8. Museum of Yugoslavia


The public historical museum of Yugoslavia, perhaps, one of the first and last places that store the chronicles of a kingdom, state that doesn't exist anymore. It's the most visited museum in Serbia with 120.000 visitors annually.

9. St. Marks Church


The orthodox church is located in the Tašmajdan park, near the parliament building. The church was built in 1940 in the Serbian-Byzantine style in imitation of the architecture of the Gracanica monastery (Kosovo). Inside the church, the remains of Stephen IV Dushan - the creator of the Serbian kingdom can be found. St. Mark's Church is famous for its valuable collection of icons from the XIII-XIX centuries.

10. The National Museum of Serbia


It's the largest and oldest museum in Belgrade, Serbia. Its collection consists of almost 400 thousand exhibits. Ancient Egyptian and Roman artifacts, coins, sculptures, costumes, and household items from different eras are stored here. Particularly impressive is the art exhibition, in which there are works by Matisse, Rubens, Picasso, Rembrandt, Van Gogh and other eminent masters of the XVI-XX centuries.

11. Palace of Princess Lyubitsa


The castle is located in one of the oldest districts of Belgrade. It was built in 1830 and has a classic example of the urban architecture of Belgrade of the XIX century. Originally, the residence was built to be a residence and home for the wife of Prince Obrenovich Princess Lyubitsa and their sons, later rulers of Serbia. At different times, the palace served as a lyceum, gymnasium, court, boarding school and even a church museum. In 1979, the palace was recognized as a cultural monument.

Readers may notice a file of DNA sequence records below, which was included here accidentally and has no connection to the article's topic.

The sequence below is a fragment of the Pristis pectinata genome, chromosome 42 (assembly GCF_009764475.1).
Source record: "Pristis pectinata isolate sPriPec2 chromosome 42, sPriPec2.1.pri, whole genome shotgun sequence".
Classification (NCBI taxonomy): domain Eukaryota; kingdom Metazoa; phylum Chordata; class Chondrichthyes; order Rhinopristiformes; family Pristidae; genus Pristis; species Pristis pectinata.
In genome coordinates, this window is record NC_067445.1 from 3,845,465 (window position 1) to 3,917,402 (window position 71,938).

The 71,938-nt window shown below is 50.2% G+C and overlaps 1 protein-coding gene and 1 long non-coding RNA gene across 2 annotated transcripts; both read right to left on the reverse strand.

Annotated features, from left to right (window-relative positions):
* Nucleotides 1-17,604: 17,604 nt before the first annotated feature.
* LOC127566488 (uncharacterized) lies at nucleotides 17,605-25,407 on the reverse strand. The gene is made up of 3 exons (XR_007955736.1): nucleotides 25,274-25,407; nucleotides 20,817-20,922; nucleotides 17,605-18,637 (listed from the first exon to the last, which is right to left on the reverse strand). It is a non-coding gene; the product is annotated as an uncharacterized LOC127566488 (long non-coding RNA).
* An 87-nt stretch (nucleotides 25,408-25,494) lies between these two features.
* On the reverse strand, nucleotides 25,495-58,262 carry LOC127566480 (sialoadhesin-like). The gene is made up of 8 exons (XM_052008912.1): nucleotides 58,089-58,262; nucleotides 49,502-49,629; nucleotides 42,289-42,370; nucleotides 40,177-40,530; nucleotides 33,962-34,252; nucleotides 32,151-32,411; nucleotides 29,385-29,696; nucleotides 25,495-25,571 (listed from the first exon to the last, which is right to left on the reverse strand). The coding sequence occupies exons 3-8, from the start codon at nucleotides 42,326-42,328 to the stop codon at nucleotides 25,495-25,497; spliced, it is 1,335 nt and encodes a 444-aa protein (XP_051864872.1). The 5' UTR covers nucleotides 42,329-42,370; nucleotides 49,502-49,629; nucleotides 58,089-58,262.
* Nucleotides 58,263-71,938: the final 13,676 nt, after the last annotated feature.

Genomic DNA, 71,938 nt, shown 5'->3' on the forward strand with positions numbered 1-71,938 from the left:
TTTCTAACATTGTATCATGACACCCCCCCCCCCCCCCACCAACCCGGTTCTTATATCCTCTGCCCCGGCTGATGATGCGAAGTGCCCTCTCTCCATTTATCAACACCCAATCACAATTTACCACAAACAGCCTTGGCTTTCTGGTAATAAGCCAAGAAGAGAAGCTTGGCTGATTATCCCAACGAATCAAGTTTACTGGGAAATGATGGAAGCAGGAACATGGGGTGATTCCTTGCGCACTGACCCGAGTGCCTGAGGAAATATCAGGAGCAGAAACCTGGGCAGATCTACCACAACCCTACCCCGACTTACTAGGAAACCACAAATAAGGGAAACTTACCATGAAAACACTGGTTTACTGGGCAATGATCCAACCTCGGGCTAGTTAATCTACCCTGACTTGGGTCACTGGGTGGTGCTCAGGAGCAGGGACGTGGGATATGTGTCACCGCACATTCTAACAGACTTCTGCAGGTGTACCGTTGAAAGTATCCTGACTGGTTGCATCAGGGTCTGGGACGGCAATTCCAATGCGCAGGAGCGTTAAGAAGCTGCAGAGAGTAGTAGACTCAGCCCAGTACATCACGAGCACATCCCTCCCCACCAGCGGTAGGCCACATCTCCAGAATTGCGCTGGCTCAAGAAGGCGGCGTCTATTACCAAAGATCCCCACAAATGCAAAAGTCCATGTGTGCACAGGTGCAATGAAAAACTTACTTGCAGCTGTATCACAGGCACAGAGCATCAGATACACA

12. Gardos Tower


The memorial tower was erected at the end of the XIX century in honor of the millennium anniversary of the formation of the first Hungarian settlements. The construction of the tower was financed by the authorities of Austria-Hungary. The height of the structure is 36 meters, which made it possible to use it as an observation tower and respond in time to the fire if it'd occurred.

13. The House of the National Assembly of the Republic of Serbia


The classical-style monumental palace was built in 1936 according to the design of J. Ilkich and K. Jovanovic. For a very long time, the government of Yugoslavia was based in the building, since 2006 the Parliament of Serbia is placed here. The construction has important historical and cultural significance and is considered a valuable monument.

boats often run here. The meeting point of two water arteries is clearly visible from the territory of the Belgrade fortress.

14. Ada Ciganlija


Ada Ciganlija is the peninsula, located on the outskirts of Belgrade, is a popular recreation area with a lake and a pebble beach. Citizens come here for swimming and sunbathing, to have a picnic, play sports, dine in a cafe or chat with friends. On the peninsula, you can also meet deer, hares, pheasants, and ducks.

15. Danube and Sava rivers


The capital of Serbia is located at the confluence of the Sava and Danube rivers. Rough waters connect where the Pannonian lowland passes into the Balkan Peninsula. This is a wide bend with picturesque banks, in the middle of which is an island overgrown with lush vegetation.

Although the buildings make a city great, its citizens and culture make it truly unique. So, when in Belgrade don't forget to enjoy the local food, attractions, and true Serbian hospitality and culture!